Bonfires are great for evening camps where you and your friends or family gather around the warm fire and toast s’mores or marshmallows. Bonfires are also excellent for outdoor bondings and relaxation around the fire, especially at night. Many of us can appreciate the warmth bonfires can give to us, but care should be taken when we start one. Summer can be a hot and dry season where leaves, grasses, and twigs can easily catch fire.
Australia has a mainly arid climate, where days are usually very hot and dry. We have seen the dangers caused by bushfires in the country, which is why we are sharing here some dos and don’ts in making a bonfire in the land down under.
Do Start a Bonfire Away from Other Combustibles
The location and setup of a bonfire are crucial to a safe and enjoyable experience. Set up your bonfire at a safe distance away from structures. If you set up an open bonfire, make sure that there are no other combustible materials nearby, such as dry leaves, twigs, or branches. As a precaution, keep the area around the bonfire wet before igniting it. Craftsmen from MAX Fire Pits recommend that you bring a custom fire pit for bonfires or create a makeshift one to contain the fire and reduce fire hazards. The Australian outback can have extreme temperature shifts from daytime to nighttime, and dry bushes and shrubs are another reason why you should contain the bonfire as much as possible.
Don’t Start Large Bonfires
Leave the large bonfires to festivals and community celebrations. If you are camping with friends or family, a small and controllable bonfire should suffice. Keep the flames low, and do not fan the fire to avoid sparks and embers flying onto the surrounding dry vegetation. High flames can also reach low-lying tree branches, so make sure to keep your woodpile low.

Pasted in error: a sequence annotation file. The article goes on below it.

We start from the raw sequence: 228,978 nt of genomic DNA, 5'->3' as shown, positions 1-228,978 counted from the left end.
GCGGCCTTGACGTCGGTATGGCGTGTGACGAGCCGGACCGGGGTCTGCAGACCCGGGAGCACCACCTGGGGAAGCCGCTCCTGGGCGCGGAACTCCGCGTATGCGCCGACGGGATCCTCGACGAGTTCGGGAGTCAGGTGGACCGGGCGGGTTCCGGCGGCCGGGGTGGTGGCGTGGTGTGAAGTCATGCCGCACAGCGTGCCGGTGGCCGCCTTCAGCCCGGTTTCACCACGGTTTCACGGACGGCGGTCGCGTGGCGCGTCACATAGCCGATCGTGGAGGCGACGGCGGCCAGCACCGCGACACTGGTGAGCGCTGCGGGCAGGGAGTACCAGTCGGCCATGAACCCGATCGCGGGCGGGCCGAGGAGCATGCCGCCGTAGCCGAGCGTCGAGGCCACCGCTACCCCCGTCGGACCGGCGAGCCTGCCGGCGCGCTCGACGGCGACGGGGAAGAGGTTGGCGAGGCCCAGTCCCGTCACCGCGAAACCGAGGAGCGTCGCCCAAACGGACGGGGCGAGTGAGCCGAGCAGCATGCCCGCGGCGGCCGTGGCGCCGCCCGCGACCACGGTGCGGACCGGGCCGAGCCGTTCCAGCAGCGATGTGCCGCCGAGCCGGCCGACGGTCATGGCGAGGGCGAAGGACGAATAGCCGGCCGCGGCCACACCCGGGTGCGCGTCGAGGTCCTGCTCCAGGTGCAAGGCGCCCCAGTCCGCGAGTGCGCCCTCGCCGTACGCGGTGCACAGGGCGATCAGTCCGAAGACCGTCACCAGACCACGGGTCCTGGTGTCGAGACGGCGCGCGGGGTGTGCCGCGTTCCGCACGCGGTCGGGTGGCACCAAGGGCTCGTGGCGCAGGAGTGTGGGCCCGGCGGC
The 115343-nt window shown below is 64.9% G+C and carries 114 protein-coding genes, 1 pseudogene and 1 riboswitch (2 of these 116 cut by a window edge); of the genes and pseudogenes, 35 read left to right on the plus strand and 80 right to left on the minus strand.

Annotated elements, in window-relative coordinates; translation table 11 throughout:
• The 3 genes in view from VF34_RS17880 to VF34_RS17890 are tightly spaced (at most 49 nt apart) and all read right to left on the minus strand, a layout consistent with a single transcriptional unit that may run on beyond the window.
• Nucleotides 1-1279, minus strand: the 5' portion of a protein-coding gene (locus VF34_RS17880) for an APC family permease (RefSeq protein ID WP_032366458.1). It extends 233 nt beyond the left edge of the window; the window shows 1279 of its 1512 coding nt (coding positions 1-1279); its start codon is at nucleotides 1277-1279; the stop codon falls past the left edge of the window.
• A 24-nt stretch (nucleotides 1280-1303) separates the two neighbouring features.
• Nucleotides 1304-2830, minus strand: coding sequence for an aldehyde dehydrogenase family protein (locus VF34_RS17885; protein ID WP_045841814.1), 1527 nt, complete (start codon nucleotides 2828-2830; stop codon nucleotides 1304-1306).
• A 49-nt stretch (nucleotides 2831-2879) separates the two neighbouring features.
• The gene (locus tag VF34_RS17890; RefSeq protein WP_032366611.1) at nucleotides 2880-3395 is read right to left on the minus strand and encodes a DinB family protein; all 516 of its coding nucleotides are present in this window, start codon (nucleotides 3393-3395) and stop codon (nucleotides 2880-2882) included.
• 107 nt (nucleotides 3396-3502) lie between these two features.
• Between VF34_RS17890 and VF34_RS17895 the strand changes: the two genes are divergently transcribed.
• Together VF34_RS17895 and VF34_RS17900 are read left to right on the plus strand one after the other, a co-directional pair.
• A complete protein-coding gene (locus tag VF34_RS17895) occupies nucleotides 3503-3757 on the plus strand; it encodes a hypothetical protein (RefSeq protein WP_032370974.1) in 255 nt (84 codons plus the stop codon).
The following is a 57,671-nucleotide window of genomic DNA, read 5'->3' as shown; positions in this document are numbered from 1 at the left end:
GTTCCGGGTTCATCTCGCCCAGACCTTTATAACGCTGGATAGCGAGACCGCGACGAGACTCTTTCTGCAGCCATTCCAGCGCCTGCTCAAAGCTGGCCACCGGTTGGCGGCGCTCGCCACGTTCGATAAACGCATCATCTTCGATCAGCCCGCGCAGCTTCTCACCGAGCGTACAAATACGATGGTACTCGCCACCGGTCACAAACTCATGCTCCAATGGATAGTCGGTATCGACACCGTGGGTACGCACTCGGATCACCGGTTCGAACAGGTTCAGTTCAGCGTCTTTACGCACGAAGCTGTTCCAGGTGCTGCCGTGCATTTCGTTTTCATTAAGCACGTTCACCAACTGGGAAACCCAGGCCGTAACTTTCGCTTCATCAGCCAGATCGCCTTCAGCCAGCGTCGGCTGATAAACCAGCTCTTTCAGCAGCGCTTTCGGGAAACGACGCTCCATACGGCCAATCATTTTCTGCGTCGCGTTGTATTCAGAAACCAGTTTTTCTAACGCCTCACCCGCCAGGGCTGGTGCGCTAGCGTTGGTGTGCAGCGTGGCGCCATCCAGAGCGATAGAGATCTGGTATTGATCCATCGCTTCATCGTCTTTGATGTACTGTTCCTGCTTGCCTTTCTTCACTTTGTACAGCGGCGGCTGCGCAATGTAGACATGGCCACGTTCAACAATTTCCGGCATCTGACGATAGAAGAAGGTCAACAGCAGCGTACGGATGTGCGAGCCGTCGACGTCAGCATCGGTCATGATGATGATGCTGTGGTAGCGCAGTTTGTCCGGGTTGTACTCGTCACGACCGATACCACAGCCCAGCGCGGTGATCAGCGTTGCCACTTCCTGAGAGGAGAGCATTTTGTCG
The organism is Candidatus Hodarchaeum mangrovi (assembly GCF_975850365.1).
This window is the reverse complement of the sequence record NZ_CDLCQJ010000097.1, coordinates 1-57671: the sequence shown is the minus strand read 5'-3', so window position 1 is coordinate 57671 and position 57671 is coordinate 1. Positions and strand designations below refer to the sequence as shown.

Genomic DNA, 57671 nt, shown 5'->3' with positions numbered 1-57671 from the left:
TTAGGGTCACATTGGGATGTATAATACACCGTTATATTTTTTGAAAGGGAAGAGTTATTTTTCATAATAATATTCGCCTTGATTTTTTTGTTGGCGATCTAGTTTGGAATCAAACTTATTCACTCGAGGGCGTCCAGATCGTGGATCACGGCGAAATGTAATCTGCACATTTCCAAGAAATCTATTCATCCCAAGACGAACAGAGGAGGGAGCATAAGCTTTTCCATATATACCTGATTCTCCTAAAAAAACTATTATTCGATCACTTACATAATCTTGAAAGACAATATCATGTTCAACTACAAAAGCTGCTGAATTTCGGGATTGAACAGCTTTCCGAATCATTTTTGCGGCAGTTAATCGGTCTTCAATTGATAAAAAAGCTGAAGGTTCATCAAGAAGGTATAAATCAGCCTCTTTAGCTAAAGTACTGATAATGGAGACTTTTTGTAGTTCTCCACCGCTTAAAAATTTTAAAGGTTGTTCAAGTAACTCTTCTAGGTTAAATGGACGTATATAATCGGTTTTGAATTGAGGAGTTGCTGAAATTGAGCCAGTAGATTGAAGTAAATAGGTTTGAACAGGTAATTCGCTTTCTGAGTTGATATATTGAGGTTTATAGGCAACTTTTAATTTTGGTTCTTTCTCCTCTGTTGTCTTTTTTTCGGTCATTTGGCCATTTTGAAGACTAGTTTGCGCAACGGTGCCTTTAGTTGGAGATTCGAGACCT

Do Keep Water or Fire Extinguisher Nearby
Always have water or a fire extinguisher on standby whenever you are starting a bonfire outdoors. They are used for controlling or putting out the fire when it’s time to sleep or you do not need the fire anymore. Having a fire extinguisher, water, or an improvised flame retardant nearby can also help you keep the fire under control and react immediately during bonfire-related accidents or emergencies.
Don’t Use Flammable Liquids to Start a Fire
Never start a bonfire using kerosene, gasoline, lighter fluid, or any flammable liquid. Although these liquids can make starting a fire a lot easier, they also raise the risk of fire accidents. These liquids are highly volatile and can catch fire if their containers are not stored or disposed of properly. Rather than risk fire accidents and burns, start your bonfire using traditional fire-building methods such as using matchsticks.
Do-Follow Fire Restrictions and Guidelines
Australia has strict rules and regulations when it comes to outdoor fires, especially during Fire Danger Sean and Total Fire Ban days. Make sure to check with the municipality or local council that has jurisdiction over your bonfire area on the fire restrictions and possible fire permits needed. You’ll also need to check other applicable restrictions and guidelines if your bonfire schedule falls outside of these critical days. Being informed beforehand can help you take precautions and care in starting a bonfire.
Staying close to a bonfire with your family or friends is a wonderful experience no matter where you are in the world. Australia is just as amazing as any place to celebrate family and friendship through warm outdoor gatherings around a bonfire. As long as you take proper precautions and care in starting a bonfire, you’ll have a fun outdoor experience wherever you may be.